He was a working-class hero in the positive sense. Born dirt-poor in a barrio outside Buenos Aires, Maradona rose to become a soccer legend whose skill on the ball awed the world. Commentators remarked that the ball seemed to be “sewn to his feet” such was his balletic dexterity.

Maradona played in four World Cup tournaments but it was the 1986 games in Mexico where he shone like a god at the age of 25. As team captain and striking midfielder wearing the number 10 shirt, Maradona was the catalyst for Argentina winning that tournament. In a series of matches of breathtaking performances, he took the side to victory in the final against West Germany.

But it was the earlier quarter-final match against England which immortalized the kid from the barrio. Memories of the 1981-82 Falklands War were still raw when the Argentines were defeated by Margaret Thatcher’s Britain. Maradona exacted sweet revenge, routing the England side like second-raters and outshining them with sheer Latino brilliance. Yes, he did infamously cheat with his first goal, flicking the ball past the England keeper in a feint for a header. The goal stood, however, because the referee didn’t see the foul, despite protests from the England team. Then four minutes later, the Argentine dynamo demolished his critics with a second goal that many believe to be the best-ever in football history. He took the ball from deep in his own half and dribbled past at least five England defenders over a 70-meter run, shimmying past the goalkeeper and whipping the ball into an empty net. With characteristic cheek, Maradona later said the first goal was due to the “hand of God”. Few would object.

At only 1.65m (5ft 5in) in height, and despite his magical weaving skills, Maradona incurred debilitating injuries from repeated rough tackles. This was before the modern-day practice of protective refereeing. Those injuries led to a dependence on painkiller drugs which Maradona also enhanced with excesses of alcohol and cocaine. He was a footballing deity after all and was living on top of a pedestal. After his 1986 World Cup success he went on to achieve stunning victories for Italian club Napoli. In was during this period, it is said the legend got involved with narcotics and other inner demons.

But the beautiful thing about him was he never forgot his roots in grinding poverty. As one of eight children he grew up in slums with no running water or electricity. In his later life, despite his fame, he always identified with the world’s poor and oppressed. It was the reason why the poor south of Italy Napoli supporters adored him for his brotherly appreciation and, of course, for taking them to victory against the rich clubs in the north.

Maradona once said: “I hate everything that comes from the United States. I hate it with all my strength.”

He revered his Argentinian compatriot and the revolutionary leader Che Guevara. He also befriended Fidel Castro and proudly called the Cuban leader as his “second father”. He lived in Cuba for extended periods and received crucial medical treatment to alleviate his ailments.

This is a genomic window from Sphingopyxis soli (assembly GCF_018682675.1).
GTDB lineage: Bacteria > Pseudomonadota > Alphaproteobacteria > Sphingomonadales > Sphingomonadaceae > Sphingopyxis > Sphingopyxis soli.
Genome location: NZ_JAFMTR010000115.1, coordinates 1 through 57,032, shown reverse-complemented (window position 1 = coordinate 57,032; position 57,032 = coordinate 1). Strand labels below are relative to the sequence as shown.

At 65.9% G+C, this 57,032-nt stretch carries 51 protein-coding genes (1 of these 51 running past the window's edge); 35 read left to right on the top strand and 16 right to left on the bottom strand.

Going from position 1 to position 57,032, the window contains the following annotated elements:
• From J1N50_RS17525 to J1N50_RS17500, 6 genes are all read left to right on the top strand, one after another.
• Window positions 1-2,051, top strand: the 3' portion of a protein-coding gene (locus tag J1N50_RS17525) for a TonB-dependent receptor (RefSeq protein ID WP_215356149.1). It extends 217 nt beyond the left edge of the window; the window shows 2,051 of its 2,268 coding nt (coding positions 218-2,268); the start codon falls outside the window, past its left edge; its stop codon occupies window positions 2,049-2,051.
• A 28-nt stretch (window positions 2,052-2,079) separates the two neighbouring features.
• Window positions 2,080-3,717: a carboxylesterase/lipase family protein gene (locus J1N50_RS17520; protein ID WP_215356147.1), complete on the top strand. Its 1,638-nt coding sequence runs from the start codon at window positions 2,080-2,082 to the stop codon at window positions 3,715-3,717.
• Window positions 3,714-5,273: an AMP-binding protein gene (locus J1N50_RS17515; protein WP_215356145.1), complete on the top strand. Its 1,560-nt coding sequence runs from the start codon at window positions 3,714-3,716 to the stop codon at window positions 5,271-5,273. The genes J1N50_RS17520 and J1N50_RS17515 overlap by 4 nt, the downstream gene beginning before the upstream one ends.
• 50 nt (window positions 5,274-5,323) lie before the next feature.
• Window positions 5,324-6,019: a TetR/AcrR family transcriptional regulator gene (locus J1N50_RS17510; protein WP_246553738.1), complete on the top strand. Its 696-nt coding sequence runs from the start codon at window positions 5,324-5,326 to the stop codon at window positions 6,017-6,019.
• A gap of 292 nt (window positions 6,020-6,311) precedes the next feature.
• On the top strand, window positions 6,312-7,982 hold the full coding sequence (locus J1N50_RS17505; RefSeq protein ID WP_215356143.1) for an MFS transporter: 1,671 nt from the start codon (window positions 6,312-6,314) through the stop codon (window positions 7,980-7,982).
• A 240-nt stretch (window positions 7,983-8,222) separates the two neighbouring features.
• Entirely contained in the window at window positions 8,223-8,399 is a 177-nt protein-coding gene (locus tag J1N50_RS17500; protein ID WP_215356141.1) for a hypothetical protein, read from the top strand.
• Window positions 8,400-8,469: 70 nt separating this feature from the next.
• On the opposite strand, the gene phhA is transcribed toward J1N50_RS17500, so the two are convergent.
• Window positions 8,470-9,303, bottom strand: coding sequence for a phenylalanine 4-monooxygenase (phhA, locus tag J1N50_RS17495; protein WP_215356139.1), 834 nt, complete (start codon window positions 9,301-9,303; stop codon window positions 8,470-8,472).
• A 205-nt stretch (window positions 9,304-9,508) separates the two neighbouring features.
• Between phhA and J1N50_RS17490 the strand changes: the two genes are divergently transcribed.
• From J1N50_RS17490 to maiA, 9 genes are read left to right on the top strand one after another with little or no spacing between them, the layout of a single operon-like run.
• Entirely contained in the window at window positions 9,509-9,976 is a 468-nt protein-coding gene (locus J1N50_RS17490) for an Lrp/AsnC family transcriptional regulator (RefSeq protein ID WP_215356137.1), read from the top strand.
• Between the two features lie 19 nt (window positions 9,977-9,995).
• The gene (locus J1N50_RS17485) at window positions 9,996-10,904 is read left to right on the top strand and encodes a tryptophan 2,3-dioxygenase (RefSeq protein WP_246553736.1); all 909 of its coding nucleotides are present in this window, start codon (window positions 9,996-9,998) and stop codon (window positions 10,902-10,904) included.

Maradona championed other socialist causes too. He was an outspoken supporter of Venezuelan leader Hugo Chavez. He denounced American wars in the Middle East and would say that in his heart “he was Palestinian”.

He consciously used his worldwide football fame to highlight the cause for justice against the crimes of the Yankee empire. One supposes that his heroic struggle on the field was a reflection of his own conviction about the wider struggle for human liberation from oppression. His passion and inspiration was an extension of the fight for justice.

Maradona fought the good fight with the heart of a lion. But that brave heart gave out this week. He had suffered from health complications over many years and the battles eventually took their toll. Argentina has announced three days of national mourning and around the world this week there will be a minute’s silence before all games.

Football fans of all stripes place the Argentinian maestro first among equals in the sporting stars: Johan Cruyff, Pelé, Garrincha, George Best among others. Modern-day luminaries Lionel Messi and Cristiano Ronaldo offered their heartfelt condolences and respect for their hero.

If football is the reputed universal “game of the people” then Diego Maradona is the sport’s fitting icon. He was a man of, and for, the people. To those hypocrites who piously admonish that politics should be kept out of sports (while using every opportunity to score political points against opponents when convenient) Maradona was fearless in keeping politics in the game through his courageous solidarity with victims of oppression. He never flinched from using his exquisite skills for the cause of justice and peace. That’s why above all the other sporting stars, he is loved by so many billions around the world.

The views of individual contributors do not necessarily represent those of the Strategic Culture Foundation.

See also

August 10, 2021

See also

August 10, 2021
The views of individual contributors do not necessarily represent those of the Strategic Culture Foundation.